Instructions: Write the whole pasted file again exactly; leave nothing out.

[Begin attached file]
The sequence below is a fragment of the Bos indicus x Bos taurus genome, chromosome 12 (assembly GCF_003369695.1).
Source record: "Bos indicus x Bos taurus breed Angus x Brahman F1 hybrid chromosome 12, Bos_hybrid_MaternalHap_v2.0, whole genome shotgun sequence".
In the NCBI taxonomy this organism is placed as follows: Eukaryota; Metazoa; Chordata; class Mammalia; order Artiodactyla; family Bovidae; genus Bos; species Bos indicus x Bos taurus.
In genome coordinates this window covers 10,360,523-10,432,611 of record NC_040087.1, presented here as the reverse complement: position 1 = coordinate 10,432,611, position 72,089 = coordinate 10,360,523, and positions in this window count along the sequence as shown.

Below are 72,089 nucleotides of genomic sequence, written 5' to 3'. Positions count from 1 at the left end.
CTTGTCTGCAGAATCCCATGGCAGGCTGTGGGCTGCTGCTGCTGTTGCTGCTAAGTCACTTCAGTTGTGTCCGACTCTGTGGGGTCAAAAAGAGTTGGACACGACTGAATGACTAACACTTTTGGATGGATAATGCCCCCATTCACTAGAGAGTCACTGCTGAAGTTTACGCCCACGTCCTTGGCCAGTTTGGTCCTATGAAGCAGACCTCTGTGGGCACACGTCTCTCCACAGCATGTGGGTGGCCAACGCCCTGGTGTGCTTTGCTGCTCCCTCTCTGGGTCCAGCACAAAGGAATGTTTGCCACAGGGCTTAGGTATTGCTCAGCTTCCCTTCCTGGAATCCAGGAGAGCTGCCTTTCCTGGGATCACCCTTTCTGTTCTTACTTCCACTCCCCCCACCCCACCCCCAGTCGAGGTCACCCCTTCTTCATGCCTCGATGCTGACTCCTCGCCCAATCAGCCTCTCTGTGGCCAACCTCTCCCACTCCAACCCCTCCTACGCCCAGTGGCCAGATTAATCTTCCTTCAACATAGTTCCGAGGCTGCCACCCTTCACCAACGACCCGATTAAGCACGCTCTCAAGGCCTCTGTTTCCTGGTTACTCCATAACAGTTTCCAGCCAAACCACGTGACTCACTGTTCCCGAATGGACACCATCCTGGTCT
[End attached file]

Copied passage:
The sequence below is a fragment of the Bos indicus x Bos taurus genome, chromosome 12 (assembly GCF_003369695.1).
Source record: "Bos indicus x Bos taurus breed Angus x Brahman F1 hybrid chromosome 12, Bos_hybrid_MaternalHap_v2.0, whole genome shotgun sequence".
In the NCBI taxonomy this organism is placed as follows: Eukaryota; Metazoa; Chordata; class Mammalia; order Artiodactyla; family Bovidae; genus Bos; species Bos indicus x Bos taurus.
In genome coordinates this window covers 10,360,523-10,432,611 of record NC_040087.1, presented here as the reverse complement: position 1 = coordinate 10,432,611, position 72,089 = coordinate 10,360,523, and positions in this window count along the sequence as shown.

Below are 72,089 nucleotides of genomic sequence, written 5' to 3'. Positions count from 1 at the left end.
CTTGTCTGCAGAATCCCATGGCAGGCTGTGGGCTGCTGCTGCTGTTGCTGCTAAGTCACTTCAGTTGTGTCCGACTCTGTGGGGTCAAAAAGAGTTGGACACGACTGAATGACTAACACTTTTGGATGGATAATGCCCCCATTCACTAGAGAGTCACTGCTGAAGTTTACGCCCACGTCCTTGGCCAGTTTGGTCCTATGAAGCAGACCTCTGTGGGCACACGTCTCTCCACAGCATGTGGGTGGCCAACGCCCTGGTGTGCTTTGCTGCTCCCTCTCTGGGTCCAGCACAAAGGAATGTTTGCCACAGGGCTTAGGTATTGCTCAGCTTCCCTTCCTGGAATCCAGGAGAGCTGCCTTTCCTGGGATCACCCTTTCTGTTCTTACTTCCACTCCCCCCACCCCACCCCCAGTCGAGGTCACCCCTTCTTCATGCCTCGATGCTGACTCCTCGCCCAATCAGCCTCTCTGTGGCCAACCTCTCCCACTCCAACCCCTCCTACGCCCAGTGGCCAGATTAATCTTCCTTCAACATAGTTCCGAGGCTGCCACCCTTCACCAACGACCCGATTAAGCACGCTCTCAAGGCCTCTGTTTCCTGGTTACTCCATAACAGTTTCCAGCCAAACCACGTGACTCACTGTTCCCGAATGGACACCATCCTGGTCT